T-Mobile, Sprint Announce All-Stock Deal for $26 Billion Merger

Wireless carriers T-Mobile and Sprint on Sunday announced they have entered into a merger agreement for an all-stock transaction. The $26 billion merger would reduce the U.S. wireless market to three major players and give Japan’s SoftBank (Sprint’s majority owner since 2012) a greater presence in the U.S. If approved, the newly combined company would keep the name T-Mobile, and would be run by current T-Mobile U.S. CEO John Legere and T-Mobile COO Mike Sievert. The $146 billion entity would be controlled by T-Mobile parent company Deutsche Telekom. Continue reading T-Mobile, Sprint Announce All-Stock Deal for $26 Billion Merger

SmugMug Acquires Photo Service Flickr From Verizon’s Oath

Pioneering online photo-sharing community Flickr, created in 2004 and sold to Yahoo in 2005, has now been sold again. As first reported by USA Today, Verizon’s Oath, Flickr’s owner since 2017, just sold the company to SmugMug, a Silicon Valley photo-sharing and image-hosting service. Chief executive Don MacAskill, who founded the company with Chris MacAskill in 2002, has vowed to “move heaven and earth to thrill … photographers everywhere.” Flickr reportedly has more than 100 million unique users. Continue reading SmugMug Acquires Photo Service Flickr From Verizon’s Oath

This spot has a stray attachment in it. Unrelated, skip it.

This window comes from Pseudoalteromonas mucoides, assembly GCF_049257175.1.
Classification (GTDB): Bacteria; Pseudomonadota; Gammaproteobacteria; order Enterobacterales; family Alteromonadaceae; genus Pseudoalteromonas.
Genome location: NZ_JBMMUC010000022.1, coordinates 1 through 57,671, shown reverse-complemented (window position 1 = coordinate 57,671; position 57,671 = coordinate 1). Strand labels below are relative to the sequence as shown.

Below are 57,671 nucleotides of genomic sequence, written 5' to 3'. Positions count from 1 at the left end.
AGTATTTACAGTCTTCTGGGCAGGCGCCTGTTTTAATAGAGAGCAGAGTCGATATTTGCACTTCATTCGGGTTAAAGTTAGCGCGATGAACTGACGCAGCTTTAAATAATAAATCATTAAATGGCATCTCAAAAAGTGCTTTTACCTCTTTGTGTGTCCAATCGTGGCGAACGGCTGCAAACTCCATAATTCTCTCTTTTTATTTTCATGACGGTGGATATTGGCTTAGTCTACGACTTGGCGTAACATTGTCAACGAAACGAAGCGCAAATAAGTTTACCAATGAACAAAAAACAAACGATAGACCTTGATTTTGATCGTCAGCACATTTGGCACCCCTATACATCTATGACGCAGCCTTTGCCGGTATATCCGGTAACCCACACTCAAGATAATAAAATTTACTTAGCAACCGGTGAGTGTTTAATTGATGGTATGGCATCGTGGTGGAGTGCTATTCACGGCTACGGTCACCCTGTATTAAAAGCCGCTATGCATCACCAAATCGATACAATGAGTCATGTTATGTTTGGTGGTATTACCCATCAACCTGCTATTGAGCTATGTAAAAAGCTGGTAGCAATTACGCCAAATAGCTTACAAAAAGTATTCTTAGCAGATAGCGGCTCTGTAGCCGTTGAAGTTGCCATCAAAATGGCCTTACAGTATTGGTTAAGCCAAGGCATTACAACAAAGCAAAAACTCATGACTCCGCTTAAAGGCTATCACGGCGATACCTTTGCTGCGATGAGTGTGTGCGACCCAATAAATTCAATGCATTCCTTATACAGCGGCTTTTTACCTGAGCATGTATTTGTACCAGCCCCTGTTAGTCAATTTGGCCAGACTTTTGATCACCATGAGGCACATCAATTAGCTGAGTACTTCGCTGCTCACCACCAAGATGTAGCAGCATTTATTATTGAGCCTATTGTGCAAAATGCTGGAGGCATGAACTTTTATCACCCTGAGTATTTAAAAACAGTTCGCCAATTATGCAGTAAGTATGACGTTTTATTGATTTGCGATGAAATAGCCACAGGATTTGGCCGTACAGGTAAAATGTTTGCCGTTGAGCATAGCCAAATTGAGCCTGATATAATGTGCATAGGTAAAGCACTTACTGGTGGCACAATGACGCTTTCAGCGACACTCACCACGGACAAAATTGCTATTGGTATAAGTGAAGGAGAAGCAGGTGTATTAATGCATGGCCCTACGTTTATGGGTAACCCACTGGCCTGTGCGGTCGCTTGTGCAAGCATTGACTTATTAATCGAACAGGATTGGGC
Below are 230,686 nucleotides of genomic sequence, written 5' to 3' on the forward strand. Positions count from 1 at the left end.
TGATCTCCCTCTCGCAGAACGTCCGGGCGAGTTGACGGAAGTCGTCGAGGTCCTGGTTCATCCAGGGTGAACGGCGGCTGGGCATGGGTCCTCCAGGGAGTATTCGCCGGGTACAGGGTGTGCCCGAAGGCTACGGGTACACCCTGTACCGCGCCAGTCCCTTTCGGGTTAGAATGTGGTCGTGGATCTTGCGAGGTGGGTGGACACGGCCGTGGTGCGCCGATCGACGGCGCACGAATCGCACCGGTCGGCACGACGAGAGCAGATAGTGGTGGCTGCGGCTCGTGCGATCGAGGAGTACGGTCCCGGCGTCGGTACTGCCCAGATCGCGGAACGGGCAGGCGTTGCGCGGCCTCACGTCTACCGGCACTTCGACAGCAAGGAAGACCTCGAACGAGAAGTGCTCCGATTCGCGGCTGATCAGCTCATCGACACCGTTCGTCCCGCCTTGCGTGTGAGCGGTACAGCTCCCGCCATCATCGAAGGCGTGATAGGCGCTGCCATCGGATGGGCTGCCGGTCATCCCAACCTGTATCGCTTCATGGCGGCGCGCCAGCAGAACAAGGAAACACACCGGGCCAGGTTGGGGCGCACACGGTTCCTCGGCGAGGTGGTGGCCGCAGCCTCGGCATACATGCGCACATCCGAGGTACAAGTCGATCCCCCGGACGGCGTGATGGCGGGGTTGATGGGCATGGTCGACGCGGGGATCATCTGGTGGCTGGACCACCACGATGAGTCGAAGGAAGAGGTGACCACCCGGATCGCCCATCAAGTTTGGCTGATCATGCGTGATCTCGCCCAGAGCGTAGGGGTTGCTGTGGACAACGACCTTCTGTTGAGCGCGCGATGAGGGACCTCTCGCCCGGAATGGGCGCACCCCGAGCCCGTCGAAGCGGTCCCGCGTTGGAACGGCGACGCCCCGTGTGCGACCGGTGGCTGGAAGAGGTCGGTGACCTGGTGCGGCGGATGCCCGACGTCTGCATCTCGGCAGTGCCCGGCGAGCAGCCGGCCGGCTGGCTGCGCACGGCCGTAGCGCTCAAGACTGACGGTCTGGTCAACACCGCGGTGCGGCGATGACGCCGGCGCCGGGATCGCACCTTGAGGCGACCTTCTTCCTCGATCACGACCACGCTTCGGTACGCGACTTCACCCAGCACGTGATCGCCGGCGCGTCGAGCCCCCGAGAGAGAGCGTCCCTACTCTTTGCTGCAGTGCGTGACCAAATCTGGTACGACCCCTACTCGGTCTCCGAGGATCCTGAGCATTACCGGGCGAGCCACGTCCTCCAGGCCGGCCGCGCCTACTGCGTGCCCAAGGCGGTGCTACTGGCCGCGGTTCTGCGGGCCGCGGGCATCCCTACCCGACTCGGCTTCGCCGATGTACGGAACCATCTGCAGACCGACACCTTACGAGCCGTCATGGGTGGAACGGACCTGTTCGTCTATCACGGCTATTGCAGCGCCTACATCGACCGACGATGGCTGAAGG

Silicon Valley Pioneers Question Today’s Dysfunctional Internet

Testifying before Congress, Facebook chief executive Mark Zuckerberg listed all the ways his company has erred, from fake news to hate speech and data privacy — and then apologized for not taking “a broad enough view of our responsibility.” He isn’t the only Silicon Valley leader to take stock of the state of the Internet and worry about its future. Facebook’s first president, Sean Parker, has warned about what social media is “doing to our children’s brains,” calling it a “dangerous form of psychological manipulation.” Continue reading Silicon Valley Pioneers Question Today’s Dysfunctional Internet